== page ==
In this work, the magnetoelectric cantilever composed of a layer of Galfenol and a layer of PZT-5H is studied for
novel applications such as surgical ablation tools and cutting tools for machining applications. For developing a
suitable model for the magnetoelectric cantilever, an energy based approach for the non-linear constitutive behavior of
the magnetostrictive material and linear piezoelectric constitutive equations will be coupled with Euler Bernoulli
model for composite beams. The cantilever is held in a uniform magnetic field and the magnetic field is measured by a
Gaussmeter. The tip-deflection of the cantilever is detected by a laser triangulation sensor. The piezoelectric response
can be studied with low noise preamplifier. Four PZT-5H layers with different thickness are separately bonded on the
top of the same Galfenol layer and characterized to study the thickness ratio effects on the quasistatic actuation and
sensing behavior of the composite cantilever.
This work investigates the equivalence of thermodynamic potentials utilizing stress-induced anisotropy energy
and potentials using elastic, magnetoelastic, and mechanical work energies. The former is often used to model
changes in magnetization and strain due to magnetic field and stress in magnetostrictive materials. The enthalpy
of a ferromagnetic body with cubic symmetry is written with magnetization and strain as the internal
states and the equilibrium strains are calculated by minimizing the enthalpy. Evaluating the enthalpy using
the equilibrium strains, functions of the magnetization orientation, results in an enthalpy expression devoid
of strain. By inspecting this expression, the magnetoelastic, elastic, and mechanical work energies are identified to be equivalent to the stress-induced anisotropy plus magnetostriction-induced fourth order anisotropy.
It is shown that as long as the value of fourth order crystalline anisotropy constant <i>K</i><sub>1</sub> includes the value of
magnetostriction-induced fourth order anisotropy constant Δ<i>K</i><sub>1</sub>, energy formulations involving magnetoelastic,
elastic, and mechanical work energies are equivalent to those involving stress-induced anisotropy energy. Further,
since the stress-induced anisotropy is only given for a uniaxial applied stress, an expression is developed for a
general 3D stress.
This paper explores a unified energy-based approach to model the non-linear behavior of both
magnetostrictive and piezoelectric materials. While the energy-approach developed by Armstrong has been
shown to capture the magnetostrictive behavior of materials such as Terfenol-D<sup>1</sup> and Iron-Gallium<sup>2</sup> along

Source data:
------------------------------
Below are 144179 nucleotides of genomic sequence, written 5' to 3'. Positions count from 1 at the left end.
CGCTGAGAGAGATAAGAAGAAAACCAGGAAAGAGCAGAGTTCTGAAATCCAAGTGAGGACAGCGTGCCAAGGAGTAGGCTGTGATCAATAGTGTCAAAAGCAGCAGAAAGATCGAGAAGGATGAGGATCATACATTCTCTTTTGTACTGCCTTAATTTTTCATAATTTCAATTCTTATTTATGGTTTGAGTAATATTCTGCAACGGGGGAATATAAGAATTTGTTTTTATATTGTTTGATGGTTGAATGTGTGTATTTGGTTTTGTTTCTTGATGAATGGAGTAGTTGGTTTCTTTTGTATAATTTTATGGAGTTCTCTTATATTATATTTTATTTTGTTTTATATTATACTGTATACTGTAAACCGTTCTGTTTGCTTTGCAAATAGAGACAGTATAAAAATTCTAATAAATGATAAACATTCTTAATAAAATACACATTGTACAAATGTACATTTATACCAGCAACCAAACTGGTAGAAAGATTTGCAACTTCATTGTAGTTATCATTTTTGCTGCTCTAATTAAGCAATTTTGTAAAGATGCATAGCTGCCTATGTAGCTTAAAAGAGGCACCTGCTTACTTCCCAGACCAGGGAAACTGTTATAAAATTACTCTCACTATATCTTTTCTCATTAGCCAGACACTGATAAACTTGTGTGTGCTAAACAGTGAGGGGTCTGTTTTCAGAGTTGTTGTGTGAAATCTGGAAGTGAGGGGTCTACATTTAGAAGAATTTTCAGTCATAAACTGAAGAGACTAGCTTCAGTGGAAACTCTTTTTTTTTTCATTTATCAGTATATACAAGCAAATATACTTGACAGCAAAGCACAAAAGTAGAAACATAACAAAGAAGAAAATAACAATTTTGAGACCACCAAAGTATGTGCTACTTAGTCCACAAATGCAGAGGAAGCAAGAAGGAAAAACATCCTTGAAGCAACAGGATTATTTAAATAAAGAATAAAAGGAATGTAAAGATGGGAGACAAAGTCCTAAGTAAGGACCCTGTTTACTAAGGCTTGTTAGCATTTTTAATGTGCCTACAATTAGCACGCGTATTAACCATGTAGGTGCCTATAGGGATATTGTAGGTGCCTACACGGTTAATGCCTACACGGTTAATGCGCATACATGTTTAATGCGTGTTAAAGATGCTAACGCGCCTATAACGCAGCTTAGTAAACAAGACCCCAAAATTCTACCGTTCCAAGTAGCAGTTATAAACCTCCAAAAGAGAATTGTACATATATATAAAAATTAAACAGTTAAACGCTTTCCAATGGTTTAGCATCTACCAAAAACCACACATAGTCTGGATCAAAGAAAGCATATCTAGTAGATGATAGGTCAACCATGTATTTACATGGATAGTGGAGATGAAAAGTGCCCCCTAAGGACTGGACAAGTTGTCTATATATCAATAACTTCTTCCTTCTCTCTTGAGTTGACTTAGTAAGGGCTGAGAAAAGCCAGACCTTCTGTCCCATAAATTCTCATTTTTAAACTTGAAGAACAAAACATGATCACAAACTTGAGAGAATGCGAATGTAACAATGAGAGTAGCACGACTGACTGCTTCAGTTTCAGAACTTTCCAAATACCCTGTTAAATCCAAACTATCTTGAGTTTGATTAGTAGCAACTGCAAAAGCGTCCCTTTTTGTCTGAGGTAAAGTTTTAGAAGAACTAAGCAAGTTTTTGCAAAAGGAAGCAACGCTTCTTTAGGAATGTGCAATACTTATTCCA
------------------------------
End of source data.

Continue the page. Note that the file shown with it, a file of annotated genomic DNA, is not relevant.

different crystallographic directions, extending this approach to piezoelectric materials presents a
considerable challenge. Some piezo-electric materials such as PMN-PT and BaTiO<sub>3</sub> may undergo phase
changes under applied electric fields and stress in addition to polarization switching. A modeling approach
is developed in this paper to capture these effects. Finally, it is shown that the constitutive behavior for the
piezo-electric/magnetostrictive layers, coupled by a simple blocked-force approach, is likely to model the
behavior of magneto-electric composites.
This paper attempts to model the actuation and sensing behavior of polycrystalline magnetostrictive samples by
treating them as composed of multiple grains of single-crystals, each with a different orientation to the loading axis.
The texture analysis of a typical cross-section of the sample will be used to estimate the fraction of grains that are
close to <100>, <110> and <111> orientation. A simple model based on the law of mixtures will be proposed to
represent the behavior of the polycrystal in terms of the behavior of <100>, <110> and <111> oriented single
crystals. However, the magnetomechanical behavior along each of the crystallographic directions will be simulated
using an energy based model as discussed in Ref. 5 and Ref. 9
Iron-Gallium alloys demonstrate moderate magnetostriction (~350 ppm) and saturation material induction (~1 T) under low magnetic fields (~400 Oe) as well as high tensile strength (~500 MPa) and limited dependence of magnetomechanical properties on temperatures between -20°C and 80°C, making them promising materials for sensing and actuation applications. However, the mechanical and magnetic properties of these materials vary significantly with the percentage of gallium, which motivates this study on the effect of stoichiometry on the behavior of Fe-Ga alloys. Major loop compressive tests (loading to 110 MPa and unloading, at magnetic fields ranging from 0 to 891 Oe) were performed on single crystal 19% Ga and 24% Ga samples with longitudinal axis in the  direction. The effect of % Ga on Young's modulus, saturation magnetization (M<sub>sat</sub>), ΔE-effect and d*<sub>33</sub> are discussed and explained. Furthermore, it was found that the magnetic field (H) through the sample changed with applied stress. A simple magnetic circuit analysis is developed in the latter part of the paper to model this effect. The ramification of both stoichiometry effects and variation in field on the design of Fe-Ga sensors is discussed.